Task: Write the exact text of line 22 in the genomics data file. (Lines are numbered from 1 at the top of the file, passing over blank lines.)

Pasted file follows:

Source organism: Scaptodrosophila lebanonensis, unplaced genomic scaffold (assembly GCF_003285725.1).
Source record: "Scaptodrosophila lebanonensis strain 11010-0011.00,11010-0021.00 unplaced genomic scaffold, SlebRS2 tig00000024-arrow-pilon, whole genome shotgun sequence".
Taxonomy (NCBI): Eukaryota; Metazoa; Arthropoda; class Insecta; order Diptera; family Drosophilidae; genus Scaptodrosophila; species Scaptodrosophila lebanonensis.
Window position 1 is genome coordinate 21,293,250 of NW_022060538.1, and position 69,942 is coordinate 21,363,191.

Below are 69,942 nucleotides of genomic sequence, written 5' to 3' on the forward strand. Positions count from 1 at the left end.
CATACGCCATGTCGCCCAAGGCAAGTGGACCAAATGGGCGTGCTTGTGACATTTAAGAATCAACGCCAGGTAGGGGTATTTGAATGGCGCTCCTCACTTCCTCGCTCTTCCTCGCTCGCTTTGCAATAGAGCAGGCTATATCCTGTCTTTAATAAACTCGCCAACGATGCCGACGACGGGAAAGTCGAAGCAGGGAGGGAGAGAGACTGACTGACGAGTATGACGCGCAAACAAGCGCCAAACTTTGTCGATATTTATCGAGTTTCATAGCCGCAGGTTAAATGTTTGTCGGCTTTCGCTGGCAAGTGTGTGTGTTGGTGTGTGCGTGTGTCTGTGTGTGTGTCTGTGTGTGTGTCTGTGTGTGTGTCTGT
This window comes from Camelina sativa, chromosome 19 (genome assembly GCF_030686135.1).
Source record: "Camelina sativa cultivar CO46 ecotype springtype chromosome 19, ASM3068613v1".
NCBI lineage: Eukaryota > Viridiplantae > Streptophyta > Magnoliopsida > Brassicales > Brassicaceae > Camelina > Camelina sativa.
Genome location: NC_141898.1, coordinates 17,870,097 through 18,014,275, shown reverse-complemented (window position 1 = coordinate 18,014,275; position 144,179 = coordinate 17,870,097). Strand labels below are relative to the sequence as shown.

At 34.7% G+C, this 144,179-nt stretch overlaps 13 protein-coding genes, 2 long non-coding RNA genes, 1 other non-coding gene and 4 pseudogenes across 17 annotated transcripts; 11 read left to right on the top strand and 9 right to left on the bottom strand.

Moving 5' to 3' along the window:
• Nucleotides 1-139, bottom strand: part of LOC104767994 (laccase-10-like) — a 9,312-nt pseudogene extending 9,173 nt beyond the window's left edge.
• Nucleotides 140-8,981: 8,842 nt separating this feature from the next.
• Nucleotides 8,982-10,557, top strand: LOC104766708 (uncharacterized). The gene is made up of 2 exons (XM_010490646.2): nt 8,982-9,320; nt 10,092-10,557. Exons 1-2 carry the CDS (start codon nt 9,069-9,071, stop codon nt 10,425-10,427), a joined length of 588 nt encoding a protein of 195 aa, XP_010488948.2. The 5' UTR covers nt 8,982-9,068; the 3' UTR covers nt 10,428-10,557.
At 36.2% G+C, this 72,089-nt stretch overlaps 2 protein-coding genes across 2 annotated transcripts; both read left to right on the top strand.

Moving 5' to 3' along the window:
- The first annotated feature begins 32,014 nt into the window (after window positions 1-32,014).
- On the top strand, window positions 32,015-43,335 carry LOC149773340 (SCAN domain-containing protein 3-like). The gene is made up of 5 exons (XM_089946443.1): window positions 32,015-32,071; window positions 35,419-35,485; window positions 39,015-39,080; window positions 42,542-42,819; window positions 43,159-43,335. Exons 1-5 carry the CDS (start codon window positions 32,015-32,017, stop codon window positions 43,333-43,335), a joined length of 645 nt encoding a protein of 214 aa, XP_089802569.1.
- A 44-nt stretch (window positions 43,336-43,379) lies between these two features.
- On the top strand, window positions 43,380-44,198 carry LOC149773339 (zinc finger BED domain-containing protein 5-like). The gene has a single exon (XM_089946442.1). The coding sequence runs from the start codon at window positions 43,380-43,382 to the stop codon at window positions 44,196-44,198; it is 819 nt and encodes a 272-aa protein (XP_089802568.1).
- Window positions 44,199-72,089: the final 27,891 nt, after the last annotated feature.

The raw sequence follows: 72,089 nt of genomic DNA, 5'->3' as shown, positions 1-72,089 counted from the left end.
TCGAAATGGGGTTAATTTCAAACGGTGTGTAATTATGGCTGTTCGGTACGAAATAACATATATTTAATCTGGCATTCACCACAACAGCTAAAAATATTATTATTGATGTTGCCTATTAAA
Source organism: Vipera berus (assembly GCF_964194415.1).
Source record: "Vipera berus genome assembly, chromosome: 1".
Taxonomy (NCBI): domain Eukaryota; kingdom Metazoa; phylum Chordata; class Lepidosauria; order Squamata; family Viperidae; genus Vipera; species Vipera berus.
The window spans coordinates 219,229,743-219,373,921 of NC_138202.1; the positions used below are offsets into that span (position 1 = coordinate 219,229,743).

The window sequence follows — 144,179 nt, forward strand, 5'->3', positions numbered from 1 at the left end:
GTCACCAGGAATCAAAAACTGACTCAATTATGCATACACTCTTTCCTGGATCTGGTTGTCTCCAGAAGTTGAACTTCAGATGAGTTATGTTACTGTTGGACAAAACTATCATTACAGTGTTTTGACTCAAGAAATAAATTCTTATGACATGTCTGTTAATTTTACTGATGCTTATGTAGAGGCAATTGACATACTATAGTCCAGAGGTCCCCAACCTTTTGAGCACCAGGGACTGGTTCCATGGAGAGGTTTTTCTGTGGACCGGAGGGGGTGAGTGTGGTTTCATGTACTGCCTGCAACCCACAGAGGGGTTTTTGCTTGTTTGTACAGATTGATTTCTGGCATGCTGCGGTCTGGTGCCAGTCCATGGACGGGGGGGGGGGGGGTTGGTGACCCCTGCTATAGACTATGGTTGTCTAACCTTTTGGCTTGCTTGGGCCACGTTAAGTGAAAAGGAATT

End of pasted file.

- Window positions 44,199-72,089: the final 27,891 nt, after the last annotated feature.